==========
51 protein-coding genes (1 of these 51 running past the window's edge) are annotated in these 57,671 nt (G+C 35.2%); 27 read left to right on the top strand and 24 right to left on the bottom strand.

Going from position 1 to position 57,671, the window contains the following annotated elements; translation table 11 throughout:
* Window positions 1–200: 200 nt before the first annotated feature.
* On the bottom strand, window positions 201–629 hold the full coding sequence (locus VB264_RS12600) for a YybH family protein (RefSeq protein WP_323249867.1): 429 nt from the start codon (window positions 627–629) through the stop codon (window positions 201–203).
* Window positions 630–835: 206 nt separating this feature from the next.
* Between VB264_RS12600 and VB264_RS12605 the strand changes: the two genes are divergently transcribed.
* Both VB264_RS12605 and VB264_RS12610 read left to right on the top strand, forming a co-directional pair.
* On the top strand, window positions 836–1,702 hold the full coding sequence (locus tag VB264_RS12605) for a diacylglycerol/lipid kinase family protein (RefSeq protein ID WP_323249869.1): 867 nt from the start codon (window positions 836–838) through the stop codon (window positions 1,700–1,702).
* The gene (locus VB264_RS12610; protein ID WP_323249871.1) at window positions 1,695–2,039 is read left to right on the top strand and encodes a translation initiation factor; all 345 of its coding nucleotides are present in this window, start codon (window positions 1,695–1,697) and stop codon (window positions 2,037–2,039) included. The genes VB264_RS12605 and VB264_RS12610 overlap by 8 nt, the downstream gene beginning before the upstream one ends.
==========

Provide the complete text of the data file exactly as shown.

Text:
51 protein-coding genes (1 of these 51 running past the window's edge) are annotated in these 57,671 nt (G+C 35.2%); 27 read left to right on the top strand and 24 right to left on the bottom strand.

Going from position 1 to position 57,671, the window contains the following annotated elements; translation table 11 throughout:
* Window positions 1–200: 200 nt before the first annotated feature.
* On the bottom strand, window positions 201–629 hold the full coding sequence (locus VB264_RS12600) for a YybH family protein (RefSeq protein WP_323249867.1): 429 nt from the start codon (window positions 627–629) through the stop codon (window positions 201–203).
* Window positions 630–835: 206 nt separating this feature from the next.
* Between VB264_RS12600 and VB264_RS12605 the strand changes: the two genes are divergently transcribed.
* Both VB264_RS12605 and VB264_RS12610 read left to right on the top strand, forming a co-directional pair.
* On the top strand, window positions 836–1,702 hold the full coding sequence (locus tag VB264_RS12605) for a diacylglycerol/lipid kinase family protein (RefSeq protein ID WP_323249869.1): 867 nt from the start codon (window positions 836–838) through the stop codon (window positions 1,700–1,702).
* The gene (locus VB264_RS12610; protein ID WP_323249871.1) at window positions 1,695–2,039 is read left to right on the top strand and encodes a translation initiation factor; all 345 of its coding nucleotides are present in this window, start codon (window positions 1,695–1,697) and stop codon (window positions 2,037–2,039) included. The genes VB264_RS12605 and VB264_RS12610 overlap by 8 nt, the downstream gene beginning before the upstream one ends.